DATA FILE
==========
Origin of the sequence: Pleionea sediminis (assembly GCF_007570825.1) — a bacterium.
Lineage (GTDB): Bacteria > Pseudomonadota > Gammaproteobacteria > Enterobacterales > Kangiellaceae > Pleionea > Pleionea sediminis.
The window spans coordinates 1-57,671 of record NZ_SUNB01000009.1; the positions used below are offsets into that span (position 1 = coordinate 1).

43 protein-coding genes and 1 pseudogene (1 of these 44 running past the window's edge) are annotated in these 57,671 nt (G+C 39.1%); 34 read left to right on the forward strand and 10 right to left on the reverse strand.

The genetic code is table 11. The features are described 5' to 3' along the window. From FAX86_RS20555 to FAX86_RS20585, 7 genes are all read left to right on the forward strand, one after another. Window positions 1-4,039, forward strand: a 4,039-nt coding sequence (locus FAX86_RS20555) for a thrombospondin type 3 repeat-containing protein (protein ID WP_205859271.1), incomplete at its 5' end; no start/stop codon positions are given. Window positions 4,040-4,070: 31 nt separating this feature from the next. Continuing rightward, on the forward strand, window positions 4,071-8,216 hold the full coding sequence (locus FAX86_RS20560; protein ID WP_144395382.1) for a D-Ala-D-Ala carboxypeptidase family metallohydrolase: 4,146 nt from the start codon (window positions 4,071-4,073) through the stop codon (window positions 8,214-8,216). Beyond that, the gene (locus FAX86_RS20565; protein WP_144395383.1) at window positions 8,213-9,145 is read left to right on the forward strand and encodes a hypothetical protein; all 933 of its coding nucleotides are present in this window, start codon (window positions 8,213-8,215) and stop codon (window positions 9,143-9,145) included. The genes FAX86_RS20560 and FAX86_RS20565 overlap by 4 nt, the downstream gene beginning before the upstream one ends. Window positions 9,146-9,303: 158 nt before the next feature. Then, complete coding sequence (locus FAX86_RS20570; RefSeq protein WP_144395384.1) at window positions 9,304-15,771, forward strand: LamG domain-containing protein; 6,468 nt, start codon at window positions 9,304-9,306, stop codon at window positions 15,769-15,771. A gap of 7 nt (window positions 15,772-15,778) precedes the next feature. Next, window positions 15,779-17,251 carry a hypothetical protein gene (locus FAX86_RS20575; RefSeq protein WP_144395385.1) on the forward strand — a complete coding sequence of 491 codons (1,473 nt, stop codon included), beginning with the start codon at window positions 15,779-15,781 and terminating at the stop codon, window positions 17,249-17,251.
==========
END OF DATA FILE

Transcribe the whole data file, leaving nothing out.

Origin of the sequence: Pleionea sediminis (assembly GCF_007570825.1) — a bacterium.
Lineage (GTDB): Bacteria > Pseudomonadota > Gammaproteobacteria > Enterobacterales > Kangiellaceae > Pleionea > Pleionea sediminis.
The window spans coordinates 1-57,671 of record NZ_SUNB01000009.1; the positions used below are offsets into that span (position 1 = coordinate 1).

43 protein-coding genes and 1 pseudogene (1 of these 44 running past the window's edge) are annotated in these 57,671 nt (G+C 39.1%); 34 read left to right on the forward strand and 10 right to left on the reverse strand.

The genetic code is table 11. The features are described 5' to 3' along the window. From FAX86_RS20555 to FAX86_RS20585, 7 genes are all read left to right on the forward strand, one after another. Window positions 1-4,039, forward strand: a 4,039-nt coding sequence (locus FAX86_RS20555) for a thrombospondin type 3 repeat-containing protein (protein ID WP_205859271.1), incomplete at its 5' end; no start/stop codon positions are given. Window positions 4,040-4,070: 31 nt separating this feature from the next. Continuing rightward, on the forward strand, window positions 4,071-8,216 hold the full coding sequence (locus FAX86_RS20560; protein ID WP_144395382.1) for a D-Ala-D-Ala carboxypeptidase family metallohydrolase: 4,146 nt from the start codon (window positions 4,071-4,073) through the stop codon (window positions 8,214-8,216). Beyond that, the gene (locus FAX86_RS20565; protein WP_144395383.1) at window positions 8,213-9,145 is read left to right on the forward strand and encodes a hypothetical protein; all 933 of its coding nucleotides are present in this window, start codon (window positions 8,213-8,215) and stop codon (window positions 9,143-9,145) included. The genes FAX86_RS20560 and FAX86_RS20565 overlap by 4 nt, the downstream gene beginning before the upstream one ends. Window positions 9,146-9,303: 158 nt before the next feature. Then, complete coding sequence (locus FAX86_RS20570; RefSeq protein WP_144395384.1) at window positions 9,304-15,771, forward strand: LamG domain-containing protein; 6,468 nt, start codon at window positions 9,304-9,306, stop codon at window positions 15,769-15,771. A gap of 7 nt (window positions 15,772-15,778) precedes the next feature. Next, window positions 15,779-17,251 carry a hypothetical protein gene (locus FAX86_RS20575; RefSeq protein WP_144395385.1) on the forward strand — a complete coding sequence of 491 codons (1,473 nt, stop codon included), beginning with the start codon at window positions 15,779-15,781 and terminating at the stop codon, window positions 17,249-17,251.